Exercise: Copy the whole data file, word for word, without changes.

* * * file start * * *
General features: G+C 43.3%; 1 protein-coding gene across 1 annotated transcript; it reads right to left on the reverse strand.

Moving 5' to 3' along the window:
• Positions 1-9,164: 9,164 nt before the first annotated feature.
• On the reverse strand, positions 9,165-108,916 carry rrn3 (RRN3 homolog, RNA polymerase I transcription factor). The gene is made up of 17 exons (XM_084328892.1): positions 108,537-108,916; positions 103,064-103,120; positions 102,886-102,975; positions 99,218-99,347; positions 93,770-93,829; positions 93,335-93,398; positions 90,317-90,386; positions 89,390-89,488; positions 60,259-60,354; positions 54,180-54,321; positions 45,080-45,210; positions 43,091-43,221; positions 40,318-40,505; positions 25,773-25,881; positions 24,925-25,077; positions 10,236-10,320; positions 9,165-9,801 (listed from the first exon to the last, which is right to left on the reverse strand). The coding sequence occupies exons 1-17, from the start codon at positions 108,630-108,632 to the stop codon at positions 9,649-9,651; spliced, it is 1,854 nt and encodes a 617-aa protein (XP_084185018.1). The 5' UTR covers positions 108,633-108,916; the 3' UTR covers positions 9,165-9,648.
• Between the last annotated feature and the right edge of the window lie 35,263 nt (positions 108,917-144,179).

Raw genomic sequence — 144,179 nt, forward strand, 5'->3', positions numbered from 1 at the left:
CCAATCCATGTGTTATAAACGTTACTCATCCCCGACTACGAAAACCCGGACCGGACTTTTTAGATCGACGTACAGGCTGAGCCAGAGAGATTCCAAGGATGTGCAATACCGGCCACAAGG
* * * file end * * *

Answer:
General features: G+C 43.3%; 1 protein-coding gene across 1 annotated transcript; it reads right to left on the reverse strand.

Moving 5' to 3' along the window:
• Positions 1-9,164: 9,164 nt before the first annotated feature.
• On the reverse strand, positions 9,165-108,916 carry rrn3 (RRN3 homolog, RNA polymerase I transcription factor). The gene is made up of 17 exons (XM_084328892.1): positions 108,537-108,916; positions 103,064-103,120; positions 102,886-102,975; positions 99,218-99,347; positions 93,770-93,829; positions 93,335-93,398; positions 90,317-90,386; positions 89,390-89,488; positions 60,259-60,354; positions 54,180-54,321; positions 45,080-45,210; positions 43,091-43,221; positions 40,318-40,505; positions 25,773-25,881; positions 24,925-25,077; positions 10,236-10,320; positions 9,165-9,801 (listed from the first exon to the last, which is right to left on the reverse strand). The coding sequence occupies exons 1-17, from the start codon at positions 108,630-108,632 to the stop codon at positions 9,649-9,651; spliced, it is 1,854 nt and encodes a 617-aa protein (XP_084185018.1). The 5' UTR covers positions 108,633-108,916; the 3' UTR covers positions 9,165-9,648.
• Between the last annotated feature and the right edge of the window lie 35,263 nt (positions 108,917-144,179).

Raw genomic sequence — 144,179 nt, forward strand, 5'->3', positions numbered from 1 at the left:
CCAATCCATGTGTTATAAACGTTACTCATCCCCGACTACGAAAACCCGGACCGGACTTTTTAGATCGACGTACAGGCTGAGCCAGAGAGATTCCAAGGATGTGCAATACCGGCCACAAGG